One of the ways that you can best serve us is sometimes in not meeting a need, but in allowing us to meet your need. I have found the body of Christ is resilient and responsive when needs are known, whether it is helping with meals during a sickness or giving a ride to the doctor or a Bible study, or helping with a needed home repair. One of the ways that seniors have blessed me the most as a pastor is by being open with me about what their needs are, giving others an opportunity to serve them. We are at our best when we look like the family of God that we are, and you can help us by letting us know if there’s a specific way we can serve you.

The enemy wants you to believe that you’re rejected and useless. But God speaks a better word over your life: “Even to your old age I am he, and to gray hairs I will carry you” (Isa. 46:4). Let’s believe this together.

We Are All Shut-Ins Now: 3 Lessons I Don’t Want to Forget About Ministry to Shut-Ins

We are all shut-ins now. We are home but we have found just how exhausting it can be to be home all of the time. The daily grind begins to get at us mentally and socially in a way we never expected. We are restricted, but hopefully we have learned some empathy in our restrictions.

As I ask God what he wants me to learn during the crisis of COVID-19, there are multiple lessons. I’m learning to pray more, I’m being reminded of the preciousness of being with God’s people, and I’m freshly aware of “if the Lord wills, we will do this or that.” But one theme that keeps coming back to my mind is that I don’t want to forget to have more empathy with those who can’t go out when we are all out again. Here are three lessons from quarantine about ministry to shut-ins.

A Call Means a Lot
I remember the first time our small group met on Zoom about one week after stay-at-home orders. We were overjoyed to hear each other’s voices after just days into isolation. During this quarantine, when I pick up the phone and call someone, there is a connection through hearing each other’s voices again that uniquely says, “I haven’t forgotten about you.” When quarantine is over, I want to remember how much it means to hear the voice of someone I haven’t seen in weeks or months. I want to remember that for a shut-in, a call means a lot.

A Handwritten Note Means a Lot
My kids are more excited than ever to check the mail nowadays. And secretly, I am too. When we can’t gather as a church body, there is power in receiving a handwritten note from a friend. During quarantine, I can send out multiple church updates and prayer requests through e-mail. But holding a handwritten note and seeing somebody’s handwriting, knowing they took the time to mail that note of encouragement and prayer to you, means something different. The ironic thing is, seniors are primarily the ones I have received handwritten notes from during this crisis. So a handwritten note may be a key to their love language, reminding them of the church body’s love and God’s love for them.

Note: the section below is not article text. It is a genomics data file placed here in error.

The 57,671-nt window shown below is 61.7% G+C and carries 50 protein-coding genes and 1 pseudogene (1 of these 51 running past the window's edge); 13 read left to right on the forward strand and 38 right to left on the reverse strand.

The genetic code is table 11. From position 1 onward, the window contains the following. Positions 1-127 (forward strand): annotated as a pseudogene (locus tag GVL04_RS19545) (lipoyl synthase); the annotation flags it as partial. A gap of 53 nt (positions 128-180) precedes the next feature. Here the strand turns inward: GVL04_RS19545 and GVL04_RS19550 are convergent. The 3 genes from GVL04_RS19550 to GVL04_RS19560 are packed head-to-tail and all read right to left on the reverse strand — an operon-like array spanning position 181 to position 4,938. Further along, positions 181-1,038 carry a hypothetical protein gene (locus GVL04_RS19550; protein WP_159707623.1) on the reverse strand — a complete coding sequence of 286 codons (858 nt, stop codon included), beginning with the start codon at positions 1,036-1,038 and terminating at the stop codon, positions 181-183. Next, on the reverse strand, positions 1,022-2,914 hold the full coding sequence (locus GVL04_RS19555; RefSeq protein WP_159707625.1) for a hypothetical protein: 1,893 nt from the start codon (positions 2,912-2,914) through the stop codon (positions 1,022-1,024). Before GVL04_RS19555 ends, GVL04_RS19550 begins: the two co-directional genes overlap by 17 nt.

A Visit Means a Lot
Stay-at-home orders came from our governor not long after I had major leg surgery. So quarantine for me has basically made me a shut-in with health problems who can hardly leave the house. When it has been a beautiful Spring day and my family has gone for a walk or hike, I have been on the couch icing and elevating my leg. This has made the couple of socially-distanced driveway visits we have had from church members incredibly encouraging. I have learned that when you can’t go anywhere, but people go to the trouble to come to you, it points to the love and kindness of God. I hope I never forget that.

Those who can no longer come to church need the church to go to them. Sometimes that may look like a call, sometimes a note, and other times a visit. And in God’s economy, both the “giver” and the “recipient” are blessed. Some of the most encouraging times of ministry have been reading Scripture with a blind shut-in or hearing that they are praying for my family and the church. I am sure that I have often been more encouraged in Christ than them after a visit.

I have not always done well with this ministry although I do try my best to practice it. By God’s grace, I want to not forget these three simple lessons that God has taught me about being a shut-in during this crisis.

Shut-ins commonly feel forgotten as they go through long days with all of their health struggles and isolation. Let’s remind them that they are not forgotten by us–or by God. The God who told us to rise in the presence of the aged (Leviticus 19:32) still tells us today to honor their presence when they are at home.

We are all shut-ins now. Let’s not forget what it’s like to be encouraged by someone who expresses the love of Christ and points you to the Lord.

Prayer & Encouragement

Note from Tim: Over the next four days I will be publishing a short devotional each morning (I began HERE). I originally wrote these devotions for the Winter 2018-2019 issue of Open Windows and I have permission to republish them. I pray they are an encouragement to you in your walk with Christ!

Devotional Passage: Philemon 1-6

“I thank my God always when I remember you in my prayers…” – Philemon 4

I only knew Karen in person for three years while I was an associate pastor at her church. Yet through serving in an after-school Bible club together, Karen became a prayer warrior and cheerleader for my wife and me. When the Lord called us more than 3,000 miles away to a hard ministry, little did we know that Karen would continue to minister to us. There is perhaps nothing that can bring greater encouragement than praying and letting that person know that you are doing so.

The apostle Paul knew this. Paul had a special request for Philemon, so he wrote him a letter. And at the beginning of that letter he let Philemon know that he faithfully prayed for him, and often thanked God for him.

Who has God placed in your life that you can be a “Karen” for? Maybe it’s your pastor’s family, a missionary, or someone you know who is fighting cancer. Pray for them often, and then let them know. Prayer is powerful. Encouragement is powerful. When the two are combined, watch out! You will see God at work.

Father, show me who I need to faithfully pray for and encourage.
Help me to do both.